Glossary

Typosquatting – also called URL hijacking, a sting site, or a fake URL, is a form of cybersquatting, and possibly brandjacking which relies on mistakes such as typographical errors made by internet users when inputting a website address into a web browser. Should a user accidentally enter an incorrect website address, they may be led to any URL (including an alternative website owned by a cybersquatter).

The typosquatter’s URL will usually be one of four kinds, all similar to the victim site address (e.g. example.com):

  • A common misspelling, or foreign language spelling, of the intended site: exemple.com
  • A misspelling based on typos: examlpe.com
  • A differently phrased domain name: examples.com
  • A different top-level domain: example.org
  • An abuse of the Country Code Top-Level Domain (ccTLD): example.cm by using .cm, example.co by using .co, or example.om by using .om. A person leaving out a letter in .com in error could arrive at the fake URL’s website.

Once in the typosquatter’s site, the user may also be tricked into thinking that they are in fact in the real site, through the use of copied or similar logos, website layouts or content. Spam emails sometimes make use of typosquatting URLs to trick users into visiting malicious sites that look like a given bank’s site, for instance.

Host – A host is a unique computer with a Web server (for RiskIQ purposes) that serves the pages for one or more Web sites. Without diving too deep, the host includes the full canonical name (www.domain.com) or a “naked domain” (domain. com). These are two unique hosts since they can be unique web servers.

  • Full canonical - http://www.domain.com/path/index.htm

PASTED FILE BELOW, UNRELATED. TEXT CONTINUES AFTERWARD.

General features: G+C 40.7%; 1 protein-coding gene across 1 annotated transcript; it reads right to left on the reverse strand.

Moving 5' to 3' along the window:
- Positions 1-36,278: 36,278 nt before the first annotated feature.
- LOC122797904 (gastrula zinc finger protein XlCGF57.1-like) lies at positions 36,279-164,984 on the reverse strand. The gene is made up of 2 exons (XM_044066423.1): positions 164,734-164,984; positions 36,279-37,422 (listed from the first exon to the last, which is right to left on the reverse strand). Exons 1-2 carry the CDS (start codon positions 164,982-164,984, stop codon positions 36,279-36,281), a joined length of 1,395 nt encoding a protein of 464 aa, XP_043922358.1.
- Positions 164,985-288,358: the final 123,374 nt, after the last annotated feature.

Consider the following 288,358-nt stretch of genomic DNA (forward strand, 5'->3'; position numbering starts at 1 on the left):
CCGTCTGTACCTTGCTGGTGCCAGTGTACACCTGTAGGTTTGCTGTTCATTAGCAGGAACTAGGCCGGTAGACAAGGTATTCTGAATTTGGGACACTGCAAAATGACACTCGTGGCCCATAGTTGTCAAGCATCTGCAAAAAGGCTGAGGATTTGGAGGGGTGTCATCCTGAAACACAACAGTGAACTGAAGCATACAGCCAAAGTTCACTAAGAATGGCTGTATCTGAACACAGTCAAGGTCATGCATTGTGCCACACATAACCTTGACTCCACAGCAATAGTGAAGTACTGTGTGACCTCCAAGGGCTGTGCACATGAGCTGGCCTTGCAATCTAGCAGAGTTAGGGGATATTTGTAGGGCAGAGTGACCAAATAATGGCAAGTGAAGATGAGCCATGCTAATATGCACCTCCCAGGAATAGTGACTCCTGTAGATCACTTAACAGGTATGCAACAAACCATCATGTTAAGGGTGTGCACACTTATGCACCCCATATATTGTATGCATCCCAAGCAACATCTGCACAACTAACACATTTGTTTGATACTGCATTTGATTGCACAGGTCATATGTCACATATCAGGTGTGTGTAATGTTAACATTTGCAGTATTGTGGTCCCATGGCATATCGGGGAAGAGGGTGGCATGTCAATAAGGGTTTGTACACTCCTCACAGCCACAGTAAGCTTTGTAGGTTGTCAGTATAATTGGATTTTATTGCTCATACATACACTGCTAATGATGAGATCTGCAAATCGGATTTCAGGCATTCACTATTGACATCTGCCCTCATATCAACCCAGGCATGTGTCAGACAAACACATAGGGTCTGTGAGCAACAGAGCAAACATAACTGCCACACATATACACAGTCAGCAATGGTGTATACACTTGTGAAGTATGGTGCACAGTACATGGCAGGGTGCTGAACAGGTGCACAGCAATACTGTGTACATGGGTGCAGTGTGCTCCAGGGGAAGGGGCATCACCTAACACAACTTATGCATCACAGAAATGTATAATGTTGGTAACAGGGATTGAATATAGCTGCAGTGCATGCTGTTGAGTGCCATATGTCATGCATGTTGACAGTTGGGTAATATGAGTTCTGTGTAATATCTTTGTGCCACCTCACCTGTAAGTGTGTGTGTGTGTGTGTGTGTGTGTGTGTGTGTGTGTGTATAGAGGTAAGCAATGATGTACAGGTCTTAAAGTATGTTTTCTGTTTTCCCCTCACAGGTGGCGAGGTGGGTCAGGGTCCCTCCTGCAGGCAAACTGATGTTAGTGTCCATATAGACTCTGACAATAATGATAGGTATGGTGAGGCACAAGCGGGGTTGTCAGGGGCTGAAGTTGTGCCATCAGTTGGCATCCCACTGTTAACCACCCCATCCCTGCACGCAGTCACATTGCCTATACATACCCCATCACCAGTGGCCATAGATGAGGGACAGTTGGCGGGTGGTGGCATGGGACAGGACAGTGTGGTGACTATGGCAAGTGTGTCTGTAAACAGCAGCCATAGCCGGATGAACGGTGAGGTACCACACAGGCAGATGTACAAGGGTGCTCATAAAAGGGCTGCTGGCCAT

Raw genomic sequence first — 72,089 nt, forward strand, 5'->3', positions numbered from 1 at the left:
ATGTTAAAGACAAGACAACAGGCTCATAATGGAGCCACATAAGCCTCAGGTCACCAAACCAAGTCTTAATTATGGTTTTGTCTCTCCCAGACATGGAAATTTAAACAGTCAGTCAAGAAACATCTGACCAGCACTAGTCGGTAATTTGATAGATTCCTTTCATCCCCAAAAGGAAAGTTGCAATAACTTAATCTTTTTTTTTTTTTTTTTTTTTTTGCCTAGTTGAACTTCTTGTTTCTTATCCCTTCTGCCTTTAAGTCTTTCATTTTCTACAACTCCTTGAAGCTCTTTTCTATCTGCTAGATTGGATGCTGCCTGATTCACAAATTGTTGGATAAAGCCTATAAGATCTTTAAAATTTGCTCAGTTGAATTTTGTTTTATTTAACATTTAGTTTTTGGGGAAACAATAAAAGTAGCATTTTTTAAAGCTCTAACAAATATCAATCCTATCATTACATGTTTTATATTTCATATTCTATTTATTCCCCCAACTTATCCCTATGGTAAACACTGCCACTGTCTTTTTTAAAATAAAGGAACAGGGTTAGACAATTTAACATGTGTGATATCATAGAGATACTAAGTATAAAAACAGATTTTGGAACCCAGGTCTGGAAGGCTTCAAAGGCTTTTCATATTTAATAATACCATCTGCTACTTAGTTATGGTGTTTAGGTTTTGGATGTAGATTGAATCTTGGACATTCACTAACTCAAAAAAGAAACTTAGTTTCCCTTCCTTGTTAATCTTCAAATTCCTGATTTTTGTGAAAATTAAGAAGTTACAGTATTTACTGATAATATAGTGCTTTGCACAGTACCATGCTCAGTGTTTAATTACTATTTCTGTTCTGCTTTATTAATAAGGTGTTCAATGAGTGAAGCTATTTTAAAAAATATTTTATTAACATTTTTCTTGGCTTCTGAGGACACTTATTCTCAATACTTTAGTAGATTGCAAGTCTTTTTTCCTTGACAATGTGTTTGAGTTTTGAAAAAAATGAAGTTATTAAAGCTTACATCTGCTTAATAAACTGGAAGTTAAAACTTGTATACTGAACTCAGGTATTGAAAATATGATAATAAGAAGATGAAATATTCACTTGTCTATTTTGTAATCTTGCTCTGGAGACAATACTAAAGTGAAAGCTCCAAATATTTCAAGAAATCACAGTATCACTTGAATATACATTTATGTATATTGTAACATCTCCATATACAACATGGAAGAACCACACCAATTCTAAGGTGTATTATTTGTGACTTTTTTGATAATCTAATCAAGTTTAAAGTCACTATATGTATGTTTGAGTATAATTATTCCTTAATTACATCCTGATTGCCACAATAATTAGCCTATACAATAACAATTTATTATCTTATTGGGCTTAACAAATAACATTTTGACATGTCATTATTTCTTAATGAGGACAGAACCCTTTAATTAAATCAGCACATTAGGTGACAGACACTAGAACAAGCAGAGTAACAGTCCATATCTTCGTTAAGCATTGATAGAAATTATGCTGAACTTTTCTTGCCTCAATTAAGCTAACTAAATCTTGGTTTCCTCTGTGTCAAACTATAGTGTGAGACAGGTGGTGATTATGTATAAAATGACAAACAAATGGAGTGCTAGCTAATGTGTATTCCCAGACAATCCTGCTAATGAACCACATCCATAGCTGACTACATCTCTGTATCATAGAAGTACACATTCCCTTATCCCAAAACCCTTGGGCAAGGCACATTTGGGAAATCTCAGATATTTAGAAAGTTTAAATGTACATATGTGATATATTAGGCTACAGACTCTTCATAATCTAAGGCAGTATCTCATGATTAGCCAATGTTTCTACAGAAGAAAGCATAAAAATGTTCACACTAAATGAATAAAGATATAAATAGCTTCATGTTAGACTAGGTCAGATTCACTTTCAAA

• Naked domain - http://domain.com/path/index.htm

Domain – A domain is concatenated using the full stop (dot, period). Domains run from right to left starting with the TLD and the unique domain label.

  • http://www.domain.com/path/index.htm

Sub-Domains – A domain can have unique hosts on a parent domain. To uniquely distinguish these devices, the full qualified domain name (FQDN) is leveraged to identify these hosts. These are represented in the hierarchy like: subdomain.domain.TLD being read from right to left. These unique hosts are RiskIQ digital web assets.

  • http://www.subdomain.domain.com/path/index.htm

TLD – Top level domain—a three or two letter extension that ends a domain. If the TLD is different, then the domain is different and the host will be unique. Common TLDs are .com, org, .gov, .mil, .edu, .net. There is also county code TLDs (ccTLD) that may be leveraged too as: .us, .mx, .uk, etc. There is a newer TLD category called generic top-level domains (gTLD). These are adding thousands of new TLDs into the mix:

  • Traditional TLD - http://www.domain.com/path/index.htm
  • ccTLD - http://www.domain.co.uk/path/index.htm
  • gTLD - http://www.domain.healthcare/path/index.htm

Host Pair(s) – Two domains (a parent and a child) that shared a connection observed from a RiskIQ web crawl.

Parent – The parent in the host pair relationship is the domain that contains a source (redirect, iframe, image, or script) from another domain (Child).

Child – The child in the host pair relationship is the domain that is providing the source (redirect, iframe, image, or script) to the upstream domain (Parent).

Domains can have multiple child sources, multiple parent sources, as well as being a child and/or parent to other domains.